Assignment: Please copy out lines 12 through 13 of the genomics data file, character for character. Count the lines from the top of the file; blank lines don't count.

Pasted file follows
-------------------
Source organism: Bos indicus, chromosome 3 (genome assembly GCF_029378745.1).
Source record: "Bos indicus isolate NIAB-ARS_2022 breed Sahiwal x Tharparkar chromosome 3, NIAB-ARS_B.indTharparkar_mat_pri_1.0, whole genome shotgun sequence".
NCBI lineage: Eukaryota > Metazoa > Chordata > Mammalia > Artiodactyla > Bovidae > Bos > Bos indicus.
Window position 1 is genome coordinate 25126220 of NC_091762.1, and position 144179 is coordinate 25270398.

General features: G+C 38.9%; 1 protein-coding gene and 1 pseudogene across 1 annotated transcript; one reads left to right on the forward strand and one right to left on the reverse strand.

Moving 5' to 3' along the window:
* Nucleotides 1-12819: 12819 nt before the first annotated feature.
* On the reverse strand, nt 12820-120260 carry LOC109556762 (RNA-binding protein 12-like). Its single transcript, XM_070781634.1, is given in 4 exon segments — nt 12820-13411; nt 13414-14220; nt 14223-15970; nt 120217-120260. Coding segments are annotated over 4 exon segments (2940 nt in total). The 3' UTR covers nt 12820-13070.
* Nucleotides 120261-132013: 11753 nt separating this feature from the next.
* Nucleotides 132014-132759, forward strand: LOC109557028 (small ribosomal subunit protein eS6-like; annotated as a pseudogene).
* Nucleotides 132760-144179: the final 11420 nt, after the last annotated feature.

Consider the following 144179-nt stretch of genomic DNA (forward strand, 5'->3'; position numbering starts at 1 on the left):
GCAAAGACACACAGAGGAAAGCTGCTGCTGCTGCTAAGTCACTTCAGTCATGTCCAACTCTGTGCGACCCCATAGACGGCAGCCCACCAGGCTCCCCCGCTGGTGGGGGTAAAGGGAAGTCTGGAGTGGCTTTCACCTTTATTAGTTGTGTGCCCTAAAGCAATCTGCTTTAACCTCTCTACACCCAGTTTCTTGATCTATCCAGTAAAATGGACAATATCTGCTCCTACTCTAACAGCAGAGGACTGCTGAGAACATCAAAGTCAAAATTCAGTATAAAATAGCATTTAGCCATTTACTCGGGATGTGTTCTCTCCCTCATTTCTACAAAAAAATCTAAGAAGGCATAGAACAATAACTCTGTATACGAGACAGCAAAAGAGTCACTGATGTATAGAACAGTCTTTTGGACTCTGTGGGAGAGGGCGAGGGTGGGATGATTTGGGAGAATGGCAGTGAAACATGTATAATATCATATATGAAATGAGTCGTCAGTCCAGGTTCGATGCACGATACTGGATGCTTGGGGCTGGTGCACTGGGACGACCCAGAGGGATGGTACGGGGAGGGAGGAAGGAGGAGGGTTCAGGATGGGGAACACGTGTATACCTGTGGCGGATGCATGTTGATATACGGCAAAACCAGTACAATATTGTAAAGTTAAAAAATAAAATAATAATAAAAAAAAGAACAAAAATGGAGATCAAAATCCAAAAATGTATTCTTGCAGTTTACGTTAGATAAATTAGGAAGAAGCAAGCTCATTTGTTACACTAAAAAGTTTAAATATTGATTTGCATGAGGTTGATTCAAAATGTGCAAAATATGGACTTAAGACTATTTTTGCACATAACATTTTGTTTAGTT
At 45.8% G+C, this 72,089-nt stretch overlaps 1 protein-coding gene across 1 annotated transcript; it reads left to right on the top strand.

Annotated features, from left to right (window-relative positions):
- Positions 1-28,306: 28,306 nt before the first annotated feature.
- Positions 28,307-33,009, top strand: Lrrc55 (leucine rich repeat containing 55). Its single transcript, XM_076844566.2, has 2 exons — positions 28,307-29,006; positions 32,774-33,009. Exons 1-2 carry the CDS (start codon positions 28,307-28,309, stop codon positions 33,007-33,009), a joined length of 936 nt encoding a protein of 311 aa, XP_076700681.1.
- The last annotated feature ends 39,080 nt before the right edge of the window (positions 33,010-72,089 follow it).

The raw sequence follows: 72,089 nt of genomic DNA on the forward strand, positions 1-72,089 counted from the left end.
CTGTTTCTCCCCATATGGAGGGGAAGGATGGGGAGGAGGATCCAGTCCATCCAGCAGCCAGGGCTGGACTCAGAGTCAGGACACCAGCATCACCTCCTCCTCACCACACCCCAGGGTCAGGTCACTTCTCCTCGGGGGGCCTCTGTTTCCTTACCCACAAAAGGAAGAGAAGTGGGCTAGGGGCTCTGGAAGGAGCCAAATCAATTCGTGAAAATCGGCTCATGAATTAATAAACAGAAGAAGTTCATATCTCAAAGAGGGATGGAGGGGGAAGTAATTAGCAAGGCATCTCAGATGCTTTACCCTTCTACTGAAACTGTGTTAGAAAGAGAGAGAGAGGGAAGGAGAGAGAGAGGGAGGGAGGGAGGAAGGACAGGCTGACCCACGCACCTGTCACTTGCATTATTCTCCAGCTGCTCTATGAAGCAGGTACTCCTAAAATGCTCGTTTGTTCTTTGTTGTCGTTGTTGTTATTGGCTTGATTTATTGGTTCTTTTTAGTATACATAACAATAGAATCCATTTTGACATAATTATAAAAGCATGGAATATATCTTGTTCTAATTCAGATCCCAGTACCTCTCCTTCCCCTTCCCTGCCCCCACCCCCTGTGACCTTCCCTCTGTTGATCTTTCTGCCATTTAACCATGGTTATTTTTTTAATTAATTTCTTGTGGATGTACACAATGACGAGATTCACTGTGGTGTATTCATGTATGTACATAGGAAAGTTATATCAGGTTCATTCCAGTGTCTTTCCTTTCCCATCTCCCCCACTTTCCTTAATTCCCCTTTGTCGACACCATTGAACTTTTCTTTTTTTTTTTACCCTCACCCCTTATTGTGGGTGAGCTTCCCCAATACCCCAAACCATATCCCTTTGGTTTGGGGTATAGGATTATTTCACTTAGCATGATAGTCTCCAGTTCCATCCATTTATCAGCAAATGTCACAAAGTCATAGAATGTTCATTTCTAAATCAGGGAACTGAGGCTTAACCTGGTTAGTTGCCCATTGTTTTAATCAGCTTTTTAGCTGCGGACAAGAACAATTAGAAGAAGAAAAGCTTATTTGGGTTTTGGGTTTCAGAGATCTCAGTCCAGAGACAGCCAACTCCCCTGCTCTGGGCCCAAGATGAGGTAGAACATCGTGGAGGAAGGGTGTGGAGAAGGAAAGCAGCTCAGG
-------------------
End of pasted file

Consider the following 144179-nt stretch of genomic DNA (forward strand, 5'->3'; position numbering starts at 1 on the left):
GCAAAGACACACAGAGGAAAGCTGCTGCTGCTGCTAAGTCACTTCAGTCATGTCCAACTCTGTGCGACCCCATAGACGGCAGCCCACCAGGCTCCCCCGCTGGTGGGGGTAAAGGGAAGTCTGGAGTGGCTTTCACCTTTATTAGTTGTGTGCCCTAAAGCAATCTGCTTTAACCTCTCTACACCCAGTTTCTTGATCTATCCAGTAAAATGGACAATATCTGCTCCTACTCTAACAGCAGAGGACTGCTGAGAACATCAAAGTCAAAATTCAGTATAAAATAGCATTTAGCCATTTACTCGGGATGTGTTCTCTCCCTCATTTCTACAAAAAAATCTAAGAAGGCATAGAACAATAACTCTGTATACGAGACAGCAAAAGAGTCACTGATGTATAGAACAGTCTTTTGGACTCTGTGGGAGAGGGCGAGGGTGGGATGATTTGGGAGAATGGCAGTGAAACATGTATAATATCATATATGAAATGAGTCGTCAGTCCAGGTTCGATGCACGATACTGGATGCTTGGGGCTGGTGCACTGGGACGACCCAGAGGGATGGTACGGGGAGGGAGGAAGGAGGAGGGTTCAGGATGGGGAACACGTGTATACCTGTGGCGGATGCATGTTGATATACGGCAAAACCAGTACAATATTGTAAAGTTAAAAAATAAAATAATAATAAAAAAAAGAACAAAAATGGAGATCAAAATCCAAAAATGTATTCTTGCAGTTTACGTTAGATAAATTAGGAAGAAGCAAGCTCATTTGTTACACTAAAAAGTTTAAATATTGATTTGCATGAGGTTGATTCAAAATGTGCAAAATATGGACTTAAGACTATTTTTGCACATAACATTTTGTTTAGTT